Featured Linguist!

Jost Gippert: Our Featured Linguist!

"Buenos dias", "buenas noches" -- this was the first words in a foreign language I heard in my life, as a three-year old boy growing up in developing post-war Western Germany, where the first gastarbeiters had arrived from Spain. Fascinated by the strange sounds, I tried to get to know some more languages, the only opportunity being TV courses of English and French -- there was no foreign language education for pre-teen school children in Germany yet in those days. Read more



Donate Now | Visit the Fund Drive Homepage

Amount Raised:

$34378

Still Needed:

$40622

Can anyone overtake Syntax in the Subfield Challenge ?

Grad School Challenge Leader: University of Washington


Publishing Partner: Cambridge University Press CUP Extra Publisher Login
amazon logo
More Info


New from Oxford University Press!

ad

What is English? And Why Should We Care?

By: Tim William Machan

To find some answers Tim Machan explores the language's present and past, and looks ahead to its futures among the one and a half billion people who speak it. His search is fascinating and important, for definitions of English have influenced education and law in many countries and helped shape the identities of those who live in them.


New from Cambridge University Press!

ad

Medical Writing in Early Modern English

Edited by Irma Taavitsainen and Paivi Pahta

This volume provides a new perspective on the evolution of the special language of medicine, based on the electronic corpus of Early Modern English Medical Texts, containing over two million words of medical writing from 1500 to 1700.


Book Information

   
Sun Image

Title: Roots and Patterns
Subtitle: Hebrew morpho-syntax
Written By: Maya Arad
Series Title: Studies in Natural Language and Linguistic Theory 63
Description:

This book is simultaneously a theoretical study in morphosyntax and an
in-depth empirical study of Hebrew. Based on Hebrew data, the book defends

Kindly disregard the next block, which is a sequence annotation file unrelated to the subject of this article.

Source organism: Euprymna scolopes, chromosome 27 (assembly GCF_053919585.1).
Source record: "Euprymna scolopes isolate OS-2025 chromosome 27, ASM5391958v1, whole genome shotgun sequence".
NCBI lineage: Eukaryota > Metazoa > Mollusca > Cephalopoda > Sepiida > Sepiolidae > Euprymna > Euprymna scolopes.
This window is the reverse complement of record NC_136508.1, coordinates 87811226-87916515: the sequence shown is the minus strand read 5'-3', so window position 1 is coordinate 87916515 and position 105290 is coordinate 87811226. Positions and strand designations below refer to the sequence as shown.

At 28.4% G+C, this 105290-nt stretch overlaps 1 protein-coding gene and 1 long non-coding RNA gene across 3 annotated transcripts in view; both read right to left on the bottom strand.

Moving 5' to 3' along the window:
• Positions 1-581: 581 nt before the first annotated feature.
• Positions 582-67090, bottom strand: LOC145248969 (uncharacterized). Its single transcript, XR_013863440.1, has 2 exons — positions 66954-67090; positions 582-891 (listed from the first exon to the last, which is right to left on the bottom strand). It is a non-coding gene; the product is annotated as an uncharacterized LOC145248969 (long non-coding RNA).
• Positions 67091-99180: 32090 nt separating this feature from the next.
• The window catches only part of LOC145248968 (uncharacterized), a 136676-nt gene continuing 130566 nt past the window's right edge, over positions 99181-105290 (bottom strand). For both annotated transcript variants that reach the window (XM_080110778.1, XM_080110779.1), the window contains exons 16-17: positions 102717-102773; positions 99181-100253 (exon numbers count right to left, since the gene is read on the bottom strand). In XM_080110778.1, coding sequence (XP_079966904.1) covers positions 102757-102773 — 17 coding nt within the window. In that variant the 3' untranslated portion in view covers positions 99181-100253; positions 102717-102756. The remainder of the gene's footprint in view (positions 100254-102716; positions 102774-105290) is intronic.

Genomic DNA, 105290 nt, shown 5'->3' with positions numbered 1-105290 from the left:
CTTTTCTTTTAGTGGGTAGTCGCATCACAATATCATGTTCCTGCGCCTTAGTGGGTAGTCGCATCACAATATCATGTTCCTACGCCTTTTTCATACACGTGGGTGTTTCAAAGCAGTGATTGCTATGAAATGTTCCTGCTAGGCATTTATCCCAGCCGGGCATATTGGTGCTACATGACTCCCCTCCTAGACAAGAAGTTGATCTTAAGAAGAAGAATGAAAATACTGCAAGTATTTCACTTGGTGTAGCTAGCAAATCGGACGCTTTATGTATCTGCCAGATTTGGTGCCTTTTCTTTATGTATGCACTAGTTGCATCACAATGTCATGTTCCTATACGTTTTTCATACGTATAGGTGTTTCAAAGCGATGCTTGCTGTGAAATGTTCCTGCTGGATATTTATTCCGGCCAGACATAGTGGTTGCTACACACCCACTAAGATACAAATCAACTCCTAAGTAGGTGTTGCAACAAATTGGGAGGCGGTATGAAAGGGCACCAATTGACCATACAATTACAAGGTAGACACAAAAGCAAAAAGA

the status of the root as a lexical and phonological unit and argues that
roots, rather than verbs or nouns, are the primitives of word formation. A
central claim made throughout the book is the role of locality in word
formation, teasing apart word formation from roots and word formation from
existing words syntactically, semantically and phonologically.

The book focuses on Hebrew, a language with rich verb morphology, where
both roots and noun- and verb-creating morphology are morphologically
transparent. The study of Hebrew verbs is based on a corpus of all Hebrew
verb-creating roots, offering, for the first time, a survey of the full
array of morpho-syntactic forms seen in the Hebrew verb.

While the focus of this study is on how roots function in word-formation, a
central chapter studies the information encoded by the Hebrew root, arguing
for a special kind of open-ended value, bounded within the classes of
meaning analyzed by lexical semanticists.

The book is of wide interest to students of many branches of linguistics,
including morphology, syntax and lexical semantics, as well as of to
students of Semitic languages.

Publication Year: 2005
Publisher: Springer
Review: Not available for review. If you would like to review a book on The LINGUIST List, please login to view the AFR list.
BibTex: View BibTex record
Linguistic Field(s): Morphology
Semantics
Syntax
Subject Language(s): Hebrew
Issue: All announcements sent out by The LINGUIST List are emailed to our subscribers and archived with the Library of Congress.
Click here to see the original emailed issue.

Versions:
Format: Hardback
ISBN: 1402032439
ISBN-13: N/A
Pages: 294
Prices: U.S. $ 139.00